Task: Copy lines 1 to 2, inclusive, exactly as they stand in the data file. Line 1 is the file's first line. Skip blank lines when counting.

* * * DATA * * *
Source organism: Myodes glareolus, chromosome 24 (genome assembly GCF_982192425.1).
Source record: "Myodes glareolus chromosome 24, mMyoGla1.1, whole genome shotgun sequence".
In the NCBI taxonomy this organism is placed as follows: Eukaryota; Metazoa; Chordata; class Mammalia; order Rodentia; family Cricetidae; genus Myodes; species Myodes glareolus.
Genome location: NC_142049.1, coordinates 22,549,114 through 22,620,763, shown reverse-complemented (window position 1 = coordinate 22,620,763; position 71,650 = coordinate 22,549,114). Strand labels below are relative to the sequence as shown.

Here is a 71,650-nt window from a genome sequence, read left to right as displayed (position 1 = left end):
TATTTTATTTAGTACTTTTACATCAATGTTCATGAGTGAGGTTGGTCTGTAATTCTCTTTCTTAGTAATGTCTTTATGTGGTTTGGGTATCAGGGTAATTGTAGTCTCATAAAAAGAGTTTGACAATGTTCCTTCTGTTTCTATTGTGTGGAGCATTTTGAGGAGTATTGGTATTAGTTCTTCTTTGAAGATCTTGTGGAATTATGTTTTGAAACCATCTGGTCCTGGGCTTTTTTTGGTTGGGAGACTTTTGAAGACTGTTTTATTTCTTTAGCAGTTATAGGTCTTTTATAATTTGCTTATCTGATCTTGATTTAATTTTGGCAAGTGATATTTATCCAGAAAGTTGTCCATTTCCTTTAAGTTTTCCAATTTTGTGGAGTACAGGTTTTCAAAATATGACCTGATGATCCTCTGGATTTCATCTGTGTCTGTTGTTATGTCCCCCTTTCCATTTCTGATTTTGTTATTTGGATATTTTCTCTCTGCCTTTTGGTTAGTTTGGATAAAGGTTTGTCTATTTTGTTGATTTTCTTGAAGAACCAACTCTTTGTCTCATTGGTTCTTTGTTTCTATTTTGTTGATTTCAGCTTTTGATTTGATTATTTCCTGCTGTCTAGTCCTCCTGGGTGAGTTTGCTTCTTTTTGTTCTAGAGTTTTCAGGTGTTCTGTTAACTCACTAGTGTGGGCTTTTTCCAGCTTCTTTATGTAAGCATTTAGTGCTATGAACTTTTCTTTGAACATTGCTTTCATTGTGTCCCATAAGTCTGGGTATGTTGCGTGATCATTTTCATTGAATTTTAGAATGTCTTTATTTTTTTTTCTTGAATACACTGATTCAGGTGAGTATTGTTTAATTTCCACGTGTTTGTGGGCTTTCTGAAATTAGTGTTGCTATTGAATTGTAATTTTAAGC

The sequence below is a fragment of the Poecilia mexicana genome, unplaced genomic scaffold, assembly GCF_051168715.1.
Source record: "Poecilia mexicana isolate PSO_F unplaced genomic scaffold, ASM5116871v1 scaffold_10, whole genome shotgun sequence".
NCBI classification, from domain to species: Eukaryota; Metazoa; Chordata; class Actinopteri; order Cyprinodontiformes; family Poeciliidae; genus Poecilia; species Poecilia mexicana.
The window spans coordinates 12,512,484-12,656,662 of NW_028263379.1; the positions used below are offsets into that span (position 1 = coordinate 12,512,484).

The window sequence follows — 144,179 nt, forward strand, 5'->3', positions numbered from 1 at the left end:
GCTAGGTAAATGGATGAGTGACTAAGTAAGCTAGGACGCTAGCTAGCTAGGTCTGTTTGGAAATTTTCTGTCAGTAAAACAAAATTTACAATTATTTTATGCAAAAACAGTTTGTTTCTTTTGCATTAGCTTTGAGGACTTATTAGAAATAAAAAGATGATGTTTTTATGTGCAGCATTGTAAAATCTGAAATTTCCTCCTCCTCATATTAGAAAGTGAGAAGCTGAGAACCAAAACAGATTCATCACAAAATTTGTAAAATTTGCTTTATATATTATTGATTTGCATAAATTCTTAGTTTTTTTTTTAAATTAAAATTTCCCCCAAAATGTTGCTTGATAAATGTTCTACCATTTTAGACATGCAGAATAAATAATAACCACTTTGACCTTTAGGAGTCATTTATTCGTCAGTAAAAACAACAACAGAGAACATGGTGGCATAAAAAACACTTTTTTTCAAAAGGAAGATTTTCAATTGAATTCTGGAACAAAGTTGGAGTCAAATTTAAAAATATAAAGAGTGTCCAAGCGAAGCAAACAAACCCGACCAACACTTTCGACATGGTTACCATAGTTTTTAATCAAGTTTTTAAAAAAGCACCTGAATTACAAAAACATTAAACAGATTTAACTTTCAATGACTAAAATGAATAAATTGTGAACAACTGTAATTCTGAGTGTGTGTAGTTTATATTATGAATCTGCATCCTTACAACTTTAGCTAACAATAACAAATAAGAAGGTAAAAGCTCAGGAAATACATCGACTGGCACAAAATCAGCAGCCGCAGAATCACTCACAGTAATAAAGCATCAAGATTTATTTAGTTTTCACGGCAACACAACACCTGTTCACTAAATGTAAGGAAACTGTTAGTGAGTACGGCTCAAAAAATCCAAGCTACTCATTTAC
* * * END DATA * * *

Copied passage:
Source organism: Myodes glareolus, chromosome 24 (genome assembly GCF_982192425.1).
Source record: "Myodes glareolus chromosome 24, mMyoGla1.1, whole genome shotgun sequence".